Monday, August 25, 2014

Permanence and Change in the Liturgy

It is a fact of history that the liturgy changes over time, it develops. This it usually does slowly, absorbing surrounding influences, in an organic process. Most often, elements are added to the liturgy: it grows, expands, like a plant or animal growing towards maturity. More rarely, it demands pruning, which is typically done carefully and conservatively, out of respect for the quality of the growth that has come before.

Just as a living organism reaches a point of maturity after which it no longer grows but preserves itself and reproduces its species, so too, analogously, we can expect the liturgy to develop more extensively at first, in its infancy, and for its rate of growth to slow down dramatically as it attains perfection of form, fullness of ritual, text, music, and meaning. Thus, the liturgy will develop more in the first 500 years of the history of the Church than in the next 500, and in the first millennium more than in the second. At least before the middle of the twentieth century, it was taken for granted that the rate of liturgical change has slowed down as the inherited forms were of greater coherence and completeness. Change, after a certain point, pertains far more to accidental or incidental features, such as the cut of a chasuble or the design of a candlestick, than to what is done or what is said.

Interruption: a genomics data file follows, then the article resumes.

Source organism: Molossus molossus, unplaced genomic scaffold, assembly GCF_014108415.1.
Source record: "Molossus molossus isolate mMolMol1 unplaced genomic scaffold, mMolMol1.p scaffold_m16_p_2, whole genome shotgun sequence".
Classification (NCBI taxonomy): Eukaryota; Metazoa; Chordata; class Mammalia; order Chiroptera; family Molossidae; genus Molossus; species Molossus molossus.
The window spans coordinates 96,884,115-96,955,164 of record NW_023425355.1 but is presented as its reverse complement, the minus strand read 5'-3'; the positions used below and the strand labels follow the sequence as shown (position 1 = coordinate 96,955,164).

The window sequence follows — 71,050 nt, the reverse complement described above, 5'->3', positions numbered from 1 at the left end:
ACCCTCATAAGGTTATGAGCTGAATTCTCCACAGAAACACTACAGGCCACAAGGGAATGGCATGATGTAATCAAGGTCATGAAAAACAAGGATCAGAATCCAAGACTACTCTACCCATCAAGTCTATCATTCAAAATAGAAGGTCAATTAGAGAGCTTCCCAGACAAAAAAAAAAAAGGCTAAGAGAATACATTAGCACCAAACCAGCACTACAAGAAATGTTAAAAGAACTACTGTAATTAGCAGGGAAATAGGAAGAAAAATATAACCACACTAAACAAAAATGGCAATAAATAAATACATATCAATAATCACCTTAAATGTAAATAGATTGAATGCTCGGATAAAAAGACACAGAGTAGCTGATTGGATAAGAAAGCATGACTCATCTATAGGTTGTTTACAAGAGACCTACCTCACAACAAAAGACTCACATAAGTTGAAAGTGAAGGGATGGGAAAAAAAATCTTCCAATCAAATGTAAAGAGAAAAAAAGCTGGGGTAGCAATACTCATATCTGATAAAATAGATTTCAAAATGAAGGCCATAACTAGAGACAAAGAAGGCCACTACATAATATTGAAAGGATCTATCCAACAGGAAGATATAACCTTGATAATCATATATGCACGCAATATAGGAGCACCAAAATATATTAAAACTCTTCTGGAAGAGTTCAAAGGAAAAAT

On the other hand, given that man’s nature never changes and Christ’s sacrifice never changes—given that man, for whom the liturgy is intended, and Christ, whose worthy praise and sacrifice the liturgy makes present and shares with us, do not vary—one might wonder what exactly would develop in the liturgy, and why. For one thing, we cannot say there was something inherently flawed about the apostolic liturgies of the early Church, such that they were defective until they received augmentation and amplification over time. Nevertheless, insofar as it is a human activity, the liturgy does not fall ready-made from heaven but is assembled slowly over the centuries by monks, popes, and other saints privileged with an experiential savoring of the beauty of God, a living contact with divine glory under sacramental veils. While not reducible to an artifact or construct, public worship is shaped and regulated by men who are cooperating with a divinely implanted instinct for holiness and goodness of form.

The essence of the liturgy was there from the beginning, as the oak tree in the acorn, but the fullness of its expression, the richness of its meaning and beauty, were meant by God to take many centuries to unfold before the eyes of Christian man, until he could behold the tree in all its glory and majesty, and taste the sweetness of its fruits most abundantly. It was not absolutely necessary that the liturgy develop, but it was supremely fitting that it do so—and the Holy Spirit brooded over this development with bright wings, as He led the Church into the fullness of truth. One is reminded of the words of Christ: “Truly, truly, I say to you, he who believes in me will also do the works that I do; and greater works than these will he do, because I go to the Father” (Jn 14:12).